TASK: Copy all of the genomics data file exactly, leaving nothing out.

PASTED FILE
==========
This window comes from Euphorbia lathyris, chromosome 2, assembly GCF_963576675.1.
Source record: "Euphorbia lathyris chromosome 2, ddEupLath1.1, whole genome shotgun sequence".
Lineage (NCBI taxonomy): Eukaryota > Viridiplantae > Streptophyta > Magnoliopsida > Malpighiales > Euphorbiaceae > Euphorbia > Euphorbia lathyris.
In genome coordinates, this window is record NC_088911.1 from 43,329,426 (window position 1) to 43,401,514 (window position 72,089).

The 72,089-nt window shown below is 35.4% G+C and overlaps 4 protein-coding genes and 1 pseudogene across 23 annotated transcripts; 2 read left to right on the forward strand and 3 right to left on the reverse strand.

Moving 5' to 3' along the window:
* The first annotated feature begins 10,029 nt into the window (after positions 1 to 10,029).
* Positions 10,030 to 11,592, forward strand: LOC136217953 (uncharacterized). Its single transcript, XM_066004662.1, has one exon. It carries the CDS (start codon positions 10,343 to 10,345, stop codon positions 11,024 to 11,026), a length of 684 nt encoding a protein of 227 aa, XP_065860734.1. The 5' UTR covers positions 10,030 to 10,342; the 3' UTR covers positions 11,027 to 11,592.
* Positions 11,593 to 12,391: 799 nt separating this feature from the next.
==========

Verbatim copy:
This window comes from Euphorbia lathyris, chromosome 2, assembly GCF_963576675.1.
Source record: "Euphorbia lathyris chromosome 2, ddEupLath1.1, whole genome shotgun sequence".
Lineage (NCBI taxonomy): Eukaryota > Viridiplantae > Streptophyta > Magnoliopsida > Malpighiales > Euphorbiaceae > Euphorbia > Euphorbia lathyris.
In genome coordinates, this window is record NC_088911.1 from 43,329,426 (window position 1) to 43,401,514 (window position 72,089).

The 72,089-nt window shown below is 35.4% G+C and overlaps 4 protein-coding genes and 1 pseudogene across 23 annotated transcripts; 2 read left to right on the forward strand and 3 right to left on the reverse strand.

Moving 5' to 3' along the window:
* The first annotated feature begins 10,029 nt into the window (after positions 1 to 10,029).
* Positions 10,030 to 11,592, forward strand: LOC136217953 (uncharacterized). Its single transcript, XM_066004662.1, has one exon. It carries the CDS (start codon positions 10,343 to 10,345, stop codon positions 11,024 to 11,026), a length of 684 nt encoding a protein of 227 aa, XP_065860734.1. The 5' UTR covers positions 10,030 to 10,342; the 3' UTR covers positions 11,027 to 11,592.
* Positions 11,593 to 12,391: 799 nt separating this feature from the next.